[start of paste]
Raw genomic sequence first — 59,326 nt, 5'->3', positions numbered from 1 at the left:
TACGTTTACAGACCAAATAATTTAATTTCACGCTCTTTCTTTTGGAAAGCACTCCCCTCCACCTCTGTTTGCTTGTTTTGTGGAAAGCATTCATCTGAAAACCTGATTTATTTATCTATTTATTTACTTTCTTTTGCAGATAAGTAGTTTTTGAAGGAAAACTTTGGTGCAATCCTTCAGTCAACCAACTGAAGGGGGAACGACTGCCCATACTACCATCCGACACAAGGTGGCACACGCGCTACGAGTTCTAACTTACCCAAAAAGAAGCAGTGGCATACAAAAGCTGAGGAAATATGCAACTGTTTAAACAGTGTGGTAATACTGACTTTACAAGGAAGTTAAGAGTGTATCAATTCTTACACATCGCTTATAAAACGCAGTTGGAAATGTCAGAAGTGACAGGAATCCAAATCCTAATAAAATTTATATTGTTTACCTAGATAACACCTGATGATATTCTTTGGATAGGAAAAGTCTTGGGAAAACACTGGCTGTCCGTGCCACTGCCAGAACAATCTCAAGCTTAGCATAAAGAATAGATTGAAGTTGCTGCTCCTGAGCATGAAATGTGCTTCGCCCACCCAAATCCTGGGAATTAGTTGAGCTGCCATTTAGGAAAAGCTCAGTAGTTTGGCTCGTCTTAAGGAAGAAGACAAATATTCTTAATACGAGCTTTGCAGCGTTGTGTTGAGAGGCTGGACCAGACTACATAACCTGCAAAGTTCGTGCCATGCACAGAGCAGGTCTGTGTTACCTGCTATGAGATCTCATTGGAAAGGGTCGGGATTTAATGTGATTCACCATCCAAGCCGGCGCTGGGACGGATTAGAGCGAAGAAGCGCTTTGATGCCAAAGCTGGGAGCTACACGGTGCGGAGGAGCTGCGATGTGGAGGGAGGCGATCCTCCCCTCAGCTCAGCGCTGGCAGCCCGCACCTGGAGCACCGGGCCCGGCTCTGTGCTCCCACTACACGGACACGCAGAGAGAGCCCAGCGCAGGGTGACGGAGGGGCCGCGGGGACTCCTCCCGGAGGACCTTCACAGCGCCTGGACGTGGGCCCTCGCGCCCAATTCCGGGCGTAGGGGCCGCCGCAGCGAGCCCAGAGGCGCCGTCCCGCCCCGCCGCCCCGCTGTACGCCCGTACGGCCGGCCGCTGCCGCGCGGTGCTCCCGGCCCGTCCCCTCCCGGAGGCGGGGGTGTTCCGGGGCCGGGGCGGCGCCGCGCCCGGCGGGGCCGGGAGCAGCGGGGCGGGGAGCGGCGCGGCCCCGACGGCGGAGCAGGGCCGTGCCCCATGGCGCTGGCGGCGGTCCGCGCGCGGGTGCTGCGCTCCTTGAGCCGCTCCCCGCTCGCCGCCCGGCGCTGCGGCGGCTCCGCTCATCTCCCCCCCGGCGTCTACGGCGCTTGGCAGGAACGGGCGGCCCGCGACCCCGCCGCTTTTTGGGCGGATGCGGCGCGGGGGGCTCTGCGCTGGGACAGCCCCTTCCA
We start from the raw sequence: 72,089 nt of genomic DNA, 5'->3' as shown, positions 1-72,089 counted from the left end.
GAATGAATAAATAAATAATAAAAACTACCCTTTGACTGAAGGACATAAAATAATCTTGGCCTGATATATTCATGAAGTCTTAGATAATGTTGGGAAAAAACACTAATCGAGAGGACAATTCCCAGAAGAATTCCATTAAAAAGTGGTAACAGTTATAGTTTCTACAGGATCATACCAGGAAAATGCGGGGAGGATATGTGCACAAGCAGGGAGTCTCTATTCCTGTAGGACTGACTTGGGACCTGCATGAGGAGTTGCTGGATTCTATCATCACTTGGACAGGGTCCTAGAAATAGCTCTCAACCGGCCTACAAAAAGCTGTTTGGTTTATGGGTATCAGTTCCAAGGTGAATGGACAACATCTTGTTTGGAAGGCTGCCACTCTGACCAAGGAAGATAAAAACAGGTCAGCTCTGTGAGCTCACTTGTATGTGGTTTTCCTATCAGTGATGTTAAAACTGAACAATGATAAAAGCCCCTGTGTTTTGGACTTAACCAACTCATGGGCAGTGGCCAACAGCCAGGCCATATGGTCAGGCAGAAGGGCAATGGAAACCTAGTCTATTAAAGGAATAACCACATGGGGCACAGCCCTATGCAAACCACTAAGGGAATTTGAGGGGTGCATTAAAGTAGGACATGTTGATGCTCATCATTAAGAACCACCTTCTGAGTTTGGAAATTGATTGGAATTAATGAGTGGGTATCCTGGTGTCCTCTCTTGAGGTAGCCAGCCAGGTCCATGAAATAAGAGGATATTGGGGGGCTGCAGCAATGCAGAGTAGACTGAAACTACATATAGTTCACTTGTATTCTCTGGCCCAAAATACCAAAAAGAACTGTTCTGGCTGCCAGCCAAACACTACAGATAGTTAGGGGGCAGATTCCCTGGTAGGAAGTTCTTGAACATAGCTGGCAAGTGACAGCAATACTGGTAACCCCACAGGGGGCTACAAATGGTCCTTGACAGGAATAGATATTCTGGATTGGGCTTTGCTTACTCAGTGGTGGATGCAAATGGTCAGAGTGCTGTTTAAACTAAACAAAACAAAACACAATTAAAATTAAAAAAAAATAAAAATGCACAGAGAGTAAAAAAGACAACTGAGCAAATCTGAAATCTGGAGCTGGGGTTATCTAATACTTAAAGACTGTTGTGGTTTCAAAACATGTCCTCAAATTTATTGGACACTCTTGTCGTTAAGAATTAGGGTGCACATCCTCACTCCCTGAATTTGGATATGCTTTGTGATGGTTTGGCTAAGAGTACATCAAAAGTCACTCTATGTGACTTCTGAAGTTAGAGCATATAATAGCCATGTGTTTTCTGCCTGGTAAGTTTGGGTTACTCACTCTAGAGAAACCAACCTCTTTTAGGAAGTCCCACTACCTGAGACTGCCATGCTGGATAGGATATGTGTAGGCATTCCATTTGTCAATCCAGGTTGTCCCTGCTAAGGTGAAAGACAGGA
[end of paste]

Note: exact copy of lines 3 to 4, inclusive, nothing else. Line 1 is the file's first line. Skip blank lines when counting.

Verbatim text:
We start from the raw sequence: 72,089 nt of genomic DNA, 5'->3' as shown, positions 1-72,089 counted from the left end.
GAATGAATAAATAAATAATAAAAACTACCCTTTGACTGAAGGACATAAAATAATCTTGGCCTGATATATTCATGAAGTCTTAGATAATGTTGGGAAAAAACACTAATCGAGAGGACAATTCCCAGAAGAATTCCATTAAAAAGTGGTAACAGTTATAGTTTCTACAGGATCATACCAGGAAAATGCGGGGAGGATATGTGCACAAGCAGGGAGTCTCTATTCCTGTAGGACTGACTTGGGACCTGCATGAGGAGTTGCTGGATTCTATCATCACTTGGACAGGGTCCTAGAAATAGCTCTCAACCGGCCTACAAAAAGCTGTTTGGTTTATGGGTATCAGTTCCAAGGTGAATGGACAACATCTTGTTTGGAAGGCTGCCACTCTGACCAAGGAAGATAAAAACAGGTCAGCTCTGTGAGCTCACTTGTATGTGGTTTTCCTATCAGTGATGTTAAAACTGAACAATGATAAAAGCCCCTGTGTTTTGGACTTAACCAACTCATGGGCAGTGGCCAACAGCCAGGCCATATGGTCAGGCAGAAGGGCAATGGAAACCTAGTCTATTAAAGGAATAACCACATGGGGCACAGCCCTATGCAAACCACTAAGGGAATTTGAGGGGTGCATTAAAGTAGGACATGTTGATGCTCATCATTAAGAACCACCTTCTGAGTTTGGAAATTGATTGGAATTAATGAGTGGGTATCCTGGTGTCCTCTCTTGAGGTAGCCAGCCAGGTCCATGAAATAAGAGGATATTGGGGGGCTGCAGCAATGCAGAGTAGACTGAAACTACATATAGTTCACTTGTATTCTCTGGCCCAAAATACCAAAAAGAACTGTTCTGGCTGCCAGCCAAACACTACAGATAGTTAGGGGGCAGATTCCCTGGTAGGAAGTTCTTGAACATAGCTGGCAAGTGACAGCAATACTGGTAACCCCACAGGGGGCTACAAATGGTCCTTGACAGGAATAGATATTCTGGATTGGGCTTTGCTTACTCAGTGGTGGATGCAAATGGTCAGAGTGCTGTTTAAACTAAACAAAACAAAACACAATTAAAATTAAAAAAAAATAAAAATGCACAGAGAGTAAAAAAGACAACTGAGCAAATCTGAAATCTGGAGCTGGGGTTATCTAATACTTAAAGACTGTTGTGGTTTCAAAACATGTCCTCAAATTTATTGGACACTCTTGTCGTTAAGAATTAGGGTGCACATCCTCACTCCCTGAATTTGGATATGCTTTGTGATGGTTTGGCTAAGAGTACATCAAAAGTCACTCTATGTGACTTCTGAAGTTAGAGCATATAATAGCCATGTGTTTTCTGCCTGGTAAGTTTGGGTTACTCACTCTAGAGAAACCAACCTCTTTTAGGAAGTCCCACTACCTGAGACTGCCATGCTGGATAGGATATGTGTAGGCATTCCATTTGTCAATCCAGGTTGTCCCTGCTAAGGTGAAAGACAGGA